“And everything comes down to retail. Retail pharmacies are the ones in direct contact with consumers. When you go to the shelf, you find that all prices have skyrocketed. And when you go to replenish your stock, prices keep increasing every day.”
“When buyers come, they think we are the ones putting the prices on retail, not knowing it is in the dollar.”
The dollar is hitting pharmaceutical industry hard. Firms unable to sustain buying the dollar at exorbitant exchange rates are buckling. International companies are scaling back in Nigeria. And local manufacturers are being clobbered. The only firms able to withstand the buffeting are large multinationals with enterprises across the world, the Pfizers and GSKs who have amassed production might over the years.
Ukpabi was to start a business importing drugs from India. The plans were already past the drawing board, but a reality check with the dollar meant that business had to be put on hold, he says.
“Between March and now, businesses that have folded up are uncountable,” he insists. “Some of the products, you can’t see them except through parallel importation, and the prices double.”
The consequence of the dollar beating down on the naira and clobbering pharmaceutical industry is the “flight of intellectual capital, ideas, business and foreign direct investment,” says Ukpabi.
A double-digit billion-dollar loan being sourced by the federal government isn’t helping, and is not likely to do the pharmaceutical industry any good, experts predict.
“Even if you borrow $7 billion and put it in the economy, you cant see anything. It will only go to infrastructure but economic growth is investment in the system,” says Ukpabi.
“Economy is built not by infrastructure. Borrowing money to boost infrastructure doesn’t boost the economy. If you tell that to a market woman, an unenlightened person, they say, yes this government wants to work. What boosts economy is foreign direct investment,” he says.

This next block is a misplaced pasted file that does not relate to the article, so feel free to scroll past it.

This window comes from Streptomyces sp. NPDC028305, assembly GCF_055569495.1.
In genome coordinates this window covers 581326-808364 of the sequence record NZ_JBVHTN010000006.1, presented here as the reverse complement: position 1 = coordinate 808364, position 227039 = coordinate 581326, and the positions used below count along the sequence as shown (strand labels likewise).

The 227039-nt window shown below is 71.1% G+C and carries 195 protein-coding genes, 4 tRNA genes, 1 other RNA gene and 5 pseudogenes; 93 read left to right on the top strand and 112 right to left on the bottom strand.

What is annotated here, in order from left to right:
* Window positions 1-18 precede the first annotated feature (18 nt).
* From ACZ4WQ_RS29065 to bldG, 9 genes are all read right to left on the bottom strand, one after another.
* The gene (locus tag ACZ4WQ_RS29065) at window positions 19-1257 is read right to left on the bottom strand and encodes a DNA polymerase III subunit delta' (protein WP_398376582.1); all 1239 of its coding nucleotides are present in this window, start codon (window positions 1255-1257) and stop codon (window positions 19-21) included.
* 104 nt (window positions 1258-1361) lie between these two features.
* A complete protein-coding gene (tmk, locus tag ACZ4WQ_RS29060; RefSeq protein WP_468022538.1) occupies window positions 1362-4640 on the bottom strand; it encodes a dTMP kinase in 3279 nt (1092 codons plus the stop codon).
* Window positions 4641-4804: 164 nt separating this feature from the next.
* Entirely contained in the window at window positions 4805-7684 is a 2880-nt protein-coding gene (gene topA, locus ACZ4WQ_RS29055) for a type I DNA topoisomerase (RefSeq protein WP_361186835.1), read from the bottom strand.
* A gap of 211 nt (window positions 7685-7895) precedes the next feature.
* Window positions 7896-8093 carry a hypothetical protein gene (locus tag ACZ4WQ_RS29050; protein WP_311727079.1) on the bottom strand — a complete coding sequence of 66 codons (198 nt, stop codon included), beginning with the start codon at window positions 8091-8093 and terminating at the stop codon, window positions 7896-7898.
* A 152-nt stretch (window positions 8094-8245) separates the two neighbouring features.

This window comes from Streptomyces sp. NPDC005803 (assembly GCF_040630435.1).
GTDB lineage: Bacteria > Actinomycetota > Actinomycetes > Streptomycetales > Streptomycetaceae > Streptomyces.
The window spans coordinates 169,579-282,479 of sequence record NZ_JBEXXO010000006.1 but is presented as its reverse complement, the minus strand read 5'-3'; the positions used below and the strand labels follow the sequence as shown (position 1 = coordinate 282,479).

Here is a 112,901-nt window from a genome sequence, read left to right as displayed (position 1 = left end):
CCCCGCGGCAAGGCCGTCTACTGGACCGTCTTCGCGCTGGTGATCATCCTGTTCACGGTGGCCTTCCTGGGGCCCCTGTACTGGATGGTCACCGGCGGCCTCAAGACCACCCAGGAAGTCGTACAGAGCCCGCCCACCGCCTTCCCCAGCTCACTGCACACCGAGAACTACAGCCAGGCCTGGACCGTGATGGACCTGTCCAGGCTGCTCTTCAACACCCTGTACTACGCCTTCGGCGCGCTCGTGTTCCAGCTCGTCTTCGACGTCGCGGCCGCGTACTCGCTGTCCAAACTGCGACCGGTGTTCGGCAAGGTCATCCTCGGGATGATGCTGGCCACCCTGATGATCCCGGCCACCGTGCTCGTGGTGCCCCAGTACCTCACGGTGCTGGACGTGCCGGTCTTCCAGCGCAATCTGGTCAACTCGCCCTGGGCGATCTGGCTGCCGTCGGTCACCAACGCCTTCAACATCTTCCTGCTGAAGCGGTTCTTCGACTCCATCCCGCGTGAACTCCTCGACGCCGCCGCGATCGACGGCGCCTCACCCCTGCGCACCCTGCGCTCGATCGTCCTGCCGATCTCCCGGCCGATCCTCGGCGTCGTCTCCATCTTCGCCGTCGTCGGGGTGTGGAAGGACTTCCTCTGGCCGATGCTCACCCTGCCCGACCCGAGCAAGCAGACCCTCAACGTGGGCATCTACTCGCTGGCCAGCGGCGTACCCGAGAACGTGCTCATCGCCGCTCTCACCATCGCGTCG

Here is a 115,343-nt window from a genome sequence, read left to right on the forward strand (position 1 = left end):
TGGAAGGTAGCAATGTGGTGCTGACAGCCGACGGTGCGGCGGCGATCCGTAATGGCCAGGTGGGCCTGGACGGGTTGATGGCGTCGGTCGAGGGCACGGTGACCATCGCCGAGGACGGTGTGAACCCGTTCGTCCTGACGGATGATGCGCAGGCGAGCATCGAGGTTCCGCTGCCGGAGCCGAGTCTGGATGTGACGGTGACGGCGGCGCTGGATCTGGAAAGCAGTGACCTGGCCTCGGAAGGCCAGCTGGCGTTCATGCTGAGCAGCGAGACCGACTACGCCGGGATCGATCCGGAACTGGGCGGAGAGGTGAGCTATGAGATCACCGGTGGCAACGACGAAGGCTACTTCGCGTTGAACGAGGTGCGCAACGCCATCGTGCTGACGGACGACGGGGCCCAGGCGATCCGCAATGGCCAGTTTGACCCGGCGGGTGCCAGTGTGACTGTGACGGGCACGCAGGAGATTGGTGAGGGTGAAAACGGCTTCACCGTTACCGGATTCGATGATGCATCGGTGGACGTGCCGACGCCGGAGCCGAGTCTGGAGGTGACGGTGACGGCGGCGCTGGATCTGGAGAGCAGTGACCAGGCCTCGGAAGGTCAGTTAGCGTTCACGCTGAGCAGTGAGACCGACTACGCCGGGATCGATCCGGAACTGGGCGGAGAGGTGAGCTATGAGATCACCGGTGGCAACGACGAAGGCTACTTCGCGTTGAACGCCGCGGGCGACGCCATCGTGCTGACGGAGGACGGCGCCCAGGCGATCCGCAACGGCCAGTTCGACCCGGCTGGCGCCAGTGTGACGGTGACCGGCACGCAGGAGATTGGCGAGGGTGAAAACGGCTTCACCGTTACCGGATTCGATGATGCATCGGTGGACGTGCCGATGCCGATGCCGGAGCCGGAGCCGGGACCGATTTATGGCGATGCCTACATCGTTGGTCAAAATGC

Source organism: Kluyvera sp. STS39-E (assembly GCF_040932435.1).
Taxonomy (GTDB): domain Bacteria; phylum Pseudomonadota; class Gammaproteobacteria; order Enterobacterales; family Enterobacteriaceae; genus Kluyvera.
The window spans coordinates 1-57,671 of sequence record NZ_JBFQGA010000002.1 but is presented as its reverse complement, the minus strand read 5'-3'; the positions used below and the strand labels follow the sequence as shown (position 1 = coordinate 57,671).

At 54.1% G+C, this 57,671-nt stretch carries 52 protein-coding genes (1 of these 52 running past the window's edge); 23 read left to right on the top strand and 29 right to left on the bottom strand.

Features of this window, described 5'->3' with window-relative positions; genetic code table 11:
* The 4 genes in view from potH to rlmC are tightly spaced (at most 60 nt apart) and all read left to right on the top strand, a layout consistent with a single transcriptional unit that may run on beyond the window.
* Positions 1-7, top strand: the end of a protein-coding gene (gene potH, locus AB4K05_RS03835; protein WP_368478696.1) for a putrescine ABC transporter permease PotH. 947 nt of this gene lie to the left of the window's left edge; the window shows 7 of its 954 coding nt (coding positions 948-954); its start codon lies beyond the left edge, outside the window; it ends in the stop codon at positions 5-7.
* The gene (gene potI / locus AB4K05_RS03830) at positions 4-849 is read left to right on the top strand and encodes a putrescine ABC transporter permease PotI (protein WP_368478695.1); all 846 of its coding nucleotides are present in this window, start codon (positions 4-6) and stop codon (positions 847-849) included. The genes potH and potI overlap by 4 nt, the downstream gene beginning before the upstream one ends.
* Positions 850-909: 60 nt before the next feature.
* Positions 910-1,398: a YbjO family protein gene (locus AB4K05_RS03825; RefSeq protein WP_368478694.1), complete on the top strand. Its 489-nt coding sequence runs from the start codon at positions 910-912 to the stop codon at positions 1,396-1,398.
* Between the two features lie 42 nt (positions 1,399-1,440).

And the dollar exchange rate is driving foreign direct investment into the ground.
With manufacturers shifting operations to countries where dollar exchange rates are bearable, drugs are drying up in Nigeria and coming in at higher prices. It is a whole different sort of inflation. Local manufacturers can’t keep up or satisfy the market, and patients will bear the brunt, experts explain.
PSN has repeated raised a save-our-souls message with the government, requesting federal government to allocate foreign exchange to the pharmaceutical industry as a “topmost priority”. The expected result is “to save the lives of Nigerians,” says Nwaigudu.
That hasn’t happened, and there is no certainty when it will be. Efforts are on to shore up the naira against the dollar, but the pharmaceutical industry is not waiting. Patients still take ill and need to buy drugs. Drug prices keep rising, for those available on the market. For those unavailable, orders take months to fill, and command higher prices.
“Foreign direct investment is folding up. It is going to be catastrophic,” says Ukpabi. “The economy determines what you eat, drink, wear, not government parastatals.”
The story of drugs and the dollar is only beginning.